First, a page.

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Local high school students place second in national STEM competition


December 14, 2012

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INDIANAPOLIS --Two local high school students, under the guidance of IUPUI mathematicians, have placed second in the national finals of the prestigious Siemens Competition in Math, Science and Technology.

Daniel Fu, a junior at Park Tudor School in Indianapolis, and Patrick Tan, a junior at Carmel High School, will share a $50,000 scholarship as a result of their second-place finish. This will add to the $6,000 scholarship they earned for winning the regional competition in South Bend, Ind., on Nov. 10 for their research titled "Chaos and Robustness in a Single Family of Genetic Oscillatory Networks.” Their project revealed new techniques for mathematically analyzing genetic oscillatory networks.

Alexey Kuznetsov, associate professor of mathematical science at IUPUI, and Yaroslav Molkov, assistant professor, mentored the students as they advanced the research first started by Kuznetsov. The results of their research could lead to better treatments for irregularities in the cell cycle, such as cancer, or in the circadian rhythm, such as sleep disorders.

“Our experience with these students was extremely rewarding,” said Molkov, a faculty member in the Department of Mathematical Sciences at IUPUI. “They were very fast workers, well-organized and motivated.

“All we needed to do to push this project forward was communicate a comment or idea, and the students then implemented it themselves,” he added.

IUPUI mathematics professor Pavel Blaher mentored a team in 2010 that also earned a second-place finish in the Siemens national finals.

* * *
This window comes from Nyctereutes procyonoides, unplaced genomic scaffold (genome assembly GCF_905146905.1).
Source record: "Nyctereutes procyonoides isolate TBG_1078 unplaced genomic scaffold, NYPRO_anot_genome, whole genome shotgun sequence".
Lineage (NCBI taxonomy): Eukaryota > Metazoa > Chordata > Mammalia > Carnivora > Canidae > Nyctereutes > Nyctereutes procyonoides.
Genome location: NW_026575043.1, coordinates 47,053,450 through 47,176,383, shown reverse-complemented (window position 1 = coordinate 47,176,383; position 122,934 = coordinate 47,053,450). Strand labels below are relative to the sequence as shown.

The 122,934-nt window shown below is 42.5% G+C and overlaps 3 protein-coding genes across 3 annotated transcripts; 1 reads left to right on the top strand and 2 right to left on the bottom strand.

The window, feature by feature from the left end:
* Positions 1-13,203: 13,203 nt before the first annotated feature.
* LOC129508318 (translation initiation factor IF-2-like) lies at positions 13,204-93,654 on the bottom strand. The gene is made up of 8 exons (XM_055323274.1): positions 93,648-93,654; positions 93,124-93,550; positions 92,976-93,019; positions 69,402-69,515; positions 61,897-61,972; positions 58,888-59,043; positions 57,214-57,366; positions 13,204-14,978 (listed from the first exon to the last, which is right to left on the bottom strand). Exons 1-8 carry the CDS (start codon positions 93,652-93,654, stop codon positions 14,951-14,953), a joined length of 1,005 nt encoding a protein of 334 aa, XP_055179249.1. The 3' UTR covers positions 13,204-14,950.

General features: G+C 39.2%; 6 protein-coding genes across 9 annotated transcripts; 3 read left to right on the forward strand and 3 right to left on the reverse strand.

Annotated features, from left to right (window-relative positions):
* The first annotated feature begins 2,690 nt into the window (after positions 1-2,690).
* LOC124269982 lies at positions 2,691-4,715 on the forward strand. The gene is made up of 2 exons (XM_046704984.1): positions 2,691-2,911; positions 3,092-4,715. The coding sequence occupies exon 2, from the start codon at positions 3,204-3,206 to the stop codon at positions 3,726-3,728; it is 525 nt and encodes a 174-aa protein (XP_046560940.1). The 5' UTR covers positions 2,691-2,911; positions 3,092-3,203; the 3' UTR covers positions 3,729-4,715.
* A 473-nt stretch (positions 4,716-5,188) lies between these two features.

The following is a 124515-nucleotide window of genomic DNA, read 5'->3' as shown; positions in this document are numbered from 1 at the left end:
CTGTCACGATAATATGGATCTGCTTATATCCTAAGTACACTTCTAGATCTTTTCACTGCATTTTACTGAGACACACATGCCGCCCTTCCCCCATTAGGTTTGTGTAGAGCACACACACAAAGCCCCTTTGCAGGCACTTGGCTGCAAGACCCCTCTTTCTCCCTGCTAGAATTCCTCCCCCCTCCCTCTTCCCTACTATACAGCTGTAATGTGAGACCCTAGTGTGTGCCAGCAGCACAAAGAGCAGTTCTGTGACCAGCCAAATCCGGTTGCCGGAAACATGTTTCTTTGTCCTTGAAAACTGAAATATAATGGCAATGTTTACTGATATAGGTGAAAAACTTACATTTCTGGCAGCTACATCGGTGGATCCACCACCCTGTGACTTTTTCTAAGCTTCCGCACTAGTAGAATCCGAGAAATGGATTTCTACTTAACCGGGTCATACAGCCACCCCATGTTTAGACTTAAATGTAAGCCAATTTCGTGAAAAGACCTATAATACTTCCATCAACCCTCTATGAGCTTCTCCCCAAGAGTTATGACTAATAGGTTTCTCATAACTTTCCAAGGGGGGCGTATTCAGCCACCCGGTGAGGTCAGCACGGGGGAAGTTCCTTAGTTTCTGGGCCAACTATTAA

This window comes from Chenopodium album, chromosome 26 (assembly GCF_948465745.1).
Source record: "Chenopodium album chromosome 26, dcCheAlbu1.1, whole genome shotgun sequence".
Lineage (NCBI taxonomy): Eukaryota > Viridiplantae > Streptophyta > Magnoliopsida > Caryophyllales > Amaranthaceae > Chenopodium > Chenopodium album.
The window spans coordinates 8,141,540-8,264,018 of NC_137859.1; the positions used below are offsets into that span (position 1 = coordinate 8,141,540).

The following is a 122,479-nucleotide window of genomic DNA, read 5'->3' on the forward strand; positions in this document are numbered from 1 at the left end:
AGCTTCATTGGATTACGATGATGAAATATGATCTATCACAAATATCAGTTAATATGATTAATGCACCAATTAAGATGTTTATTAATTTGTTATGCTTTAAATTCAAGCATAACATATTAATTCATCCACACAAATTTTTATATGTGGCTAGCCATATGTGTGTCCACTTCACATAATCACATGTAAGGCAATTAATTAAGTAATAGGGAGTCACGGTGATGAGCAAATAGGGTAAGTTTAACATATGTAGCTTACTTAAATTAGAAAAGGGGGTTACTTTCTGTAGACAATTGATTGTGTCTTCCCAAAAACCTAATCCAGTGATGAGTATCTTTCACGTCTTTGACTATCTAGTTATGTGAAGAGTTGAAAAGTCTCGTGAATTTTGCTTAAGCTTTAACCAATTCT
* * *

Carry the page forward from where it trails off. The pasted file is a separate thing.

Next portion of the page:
The win by Fu and Tan in the team category at the regional competition earned them the chance to present in the finals Dec. 1 to 4 in Washington, D.C. The Siemens Competition is one of the nation's premier STEM research competitions and features students from across the country. Top individual and team winners received a $100,000 scholarship.

"I think research at the mathematical level is especially important, since math underlies all other sciences," Fu said. "We feel very honored that our project has done so well in the Siemens Competition."

Fu is a member of the USA Computing Olympiad Silver Division, secretary of the student council and editor of the newspaper at Park Tudor. He is considering studying computer science or political science and hopes to one day become a research professor or politician.

"The experience I was able to gain from doing research, learning how to solve problems and overcoming obstacles along the way has taught me invaluable lessons in science and life," Tan said. "The willingness of (Kuznetsov and Molkov) to work with us and lend their resources and time was one of the most important factors in our success."

Tan is president of the Chemistry Club at Carmel High School, a member of the Key Club and a member of Top Symphonic Band. He plans to study biochemistry, applied mathematics and finance and hopes to have a career that combines math and science and his desire to help people, according to a Siemens release.

“Daniel and Patrick developed an original technique and made progress in the mathematical understanding of delayed differential equations, which help understand the cyclical biological behavior such as exhibited in sleep and cancer,” said regional judge Matthew Dyer, associate professor of mathematics at the University of Notre Dame.

“The team showed creativity in combining pure and applied mathematics and making extensive use of computer calculations,” Dyer added in an official competition news release.

Molkov said the students contacted him and Kuznetsov last fall because of their expertise in the subject matter. For his Ph.D. dissertation, Kuznetsov addressed the phenomena of synchronization and pattern formation in active, oscillatory networks using qualitative theory of differential equations and computational modeling. Molkov, meanwhile, has expertise in data-driven modeling and the analysis of a wide range of physical and biological systems, including those involving time delays and chaotic dynamics.

The two students told the judges their project was inspired by the film “Inception,” which explores the mysteries of deep sleep.

The School of Science is committed to excellence in teaching, research and service in the biological, physical, behavioral and mathematical sciences. The school is dedicated to being a leading resource for interdisciplinary research and science education in support of Indiana's effort to expand and diversify its economy.